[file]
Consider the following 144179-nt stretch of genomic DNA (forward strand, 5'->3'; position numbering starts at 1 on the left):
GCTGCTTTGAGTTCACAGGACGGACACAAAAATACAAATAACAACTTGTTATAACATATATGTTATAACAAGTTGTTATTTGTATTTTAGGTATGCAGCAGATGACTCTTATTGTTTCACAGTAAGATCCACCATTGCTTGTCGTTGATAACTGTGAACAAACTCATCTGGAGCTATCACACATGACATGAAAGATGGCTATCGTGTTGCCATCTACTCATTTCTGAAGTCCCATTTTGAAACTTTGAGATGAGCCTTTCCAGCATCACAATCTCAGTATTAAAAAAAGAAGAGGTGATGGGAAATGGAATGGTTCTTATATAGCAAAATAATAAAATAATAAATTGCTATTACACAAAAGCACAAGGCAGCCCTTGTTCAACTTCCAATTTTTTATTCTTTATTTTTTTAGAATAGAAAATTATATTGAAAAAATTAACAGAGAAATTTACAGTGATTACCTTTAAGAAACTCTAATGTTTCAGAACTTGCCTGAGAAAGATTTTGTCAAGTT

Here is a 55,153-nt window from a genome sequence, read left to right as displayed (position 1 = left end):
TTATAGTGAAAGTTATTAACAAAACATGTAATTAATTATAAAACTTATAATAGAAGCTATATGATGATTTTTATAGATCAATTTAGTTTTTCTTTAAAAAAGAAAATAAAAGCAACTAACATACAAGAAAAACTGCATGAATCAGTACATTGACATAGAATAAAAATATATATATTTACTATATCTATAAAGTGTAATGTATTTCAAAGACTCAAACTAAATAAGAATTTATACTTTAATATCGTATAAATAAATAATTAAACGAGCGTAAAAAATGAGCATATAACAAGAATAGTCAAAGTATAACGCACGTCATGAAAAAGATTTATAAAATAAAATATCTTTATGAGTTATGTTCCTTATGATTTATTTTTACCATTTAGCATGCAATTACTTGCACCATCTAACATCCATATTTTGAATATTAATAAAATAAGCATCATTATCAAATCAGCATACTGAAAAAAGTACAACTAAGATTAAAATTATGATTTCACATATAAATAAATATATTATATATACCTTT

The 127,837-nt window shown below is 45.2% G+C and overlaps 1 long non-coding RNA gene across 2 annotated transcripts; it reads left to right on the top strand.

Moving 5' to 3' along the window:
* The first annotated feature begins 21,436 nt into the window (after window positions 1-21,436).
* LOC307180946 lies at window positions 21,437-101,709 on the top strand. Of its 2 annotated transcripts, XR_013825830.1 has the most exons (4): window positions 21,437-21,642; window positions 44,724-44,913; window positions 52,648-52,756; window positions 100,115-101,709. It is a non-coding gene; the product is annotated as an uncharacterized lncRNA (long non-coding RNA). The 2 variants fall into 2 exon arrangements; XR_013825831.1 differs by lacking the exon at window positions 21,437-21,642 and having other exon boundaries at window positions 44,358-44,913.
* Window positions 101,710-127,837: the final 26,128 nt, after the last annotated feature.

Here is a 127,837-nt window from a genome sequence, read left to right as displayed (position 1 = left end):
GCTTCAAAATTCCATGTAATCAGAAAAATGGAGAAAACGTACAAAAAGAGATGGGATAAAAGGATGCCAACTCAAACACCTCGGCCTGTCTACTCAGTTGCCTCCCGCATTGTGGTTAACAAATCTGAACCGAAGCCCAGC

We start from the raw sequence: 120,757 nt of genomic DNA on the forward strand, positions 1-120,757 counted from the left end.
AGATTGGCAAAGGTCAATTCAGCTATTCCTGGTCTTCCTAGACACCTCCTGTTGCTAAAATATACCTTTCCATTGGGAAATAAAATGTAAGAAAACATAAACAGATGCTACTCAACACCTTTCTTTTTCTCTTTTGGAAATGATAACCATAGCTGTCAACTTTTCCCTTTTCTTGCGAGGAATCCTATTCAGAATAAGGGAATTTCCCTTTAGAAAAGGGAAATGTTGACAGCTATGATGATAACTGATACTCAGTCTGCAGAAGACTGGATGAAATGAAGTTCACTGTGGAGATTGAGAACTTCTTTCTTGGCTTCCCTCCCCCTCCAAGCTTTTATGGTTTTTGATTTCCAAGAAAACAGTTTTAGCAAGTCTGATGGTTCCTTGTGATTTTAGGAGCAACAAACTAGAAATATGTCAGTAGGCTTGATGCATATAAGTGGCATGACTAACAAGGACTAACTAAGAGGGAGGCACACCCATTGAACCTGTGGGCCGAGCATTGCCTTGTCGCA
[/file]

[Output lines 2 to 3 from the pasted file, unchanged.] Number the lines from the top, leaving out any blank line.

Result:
GCTGCTTTGAGTTCACAGGACGGACACAAAAATACAAATAACAACTTGTTATAACATATATGTTATAACAAGTTGTTATTTGTATTTTAGGTATGCAGCAGATGACTCTTATTGTTTCACAGTAAGATCCACCATTGCTTGTCGTTGATAACTGTGAACAAACTCATCTGGAGCTATCACACATGACATGAAAGATGGCTATCGTGTTGCCATCTACTCATTTCTGAAGTCCCATTTTGAAACTTTGAGATGAGCCTTTCCAGCATCACAATCTCAGTATTAAAAAAAGAAGAGGTGATGGGAAATGGAATGGTTCTTATATAGCAAAATAATAAAATAATAAATTGCTATTACACAAAAGCACAAGGCAGCCCTTGTTCAACTTCCAATTTTTTATTCTTTATTTTTTTAGAATAGAAAATTATATTGAAAAAATTAACAGAGAAATTTACAGTGATTACCTTTAAGAAACTCTAATGTTTCAGAACTTGCCTGAGAAAGATTTTGTCAAGTT

Here is a 55,153-nt window from a genome sequence, read left to right as displayed (position 1 = left end):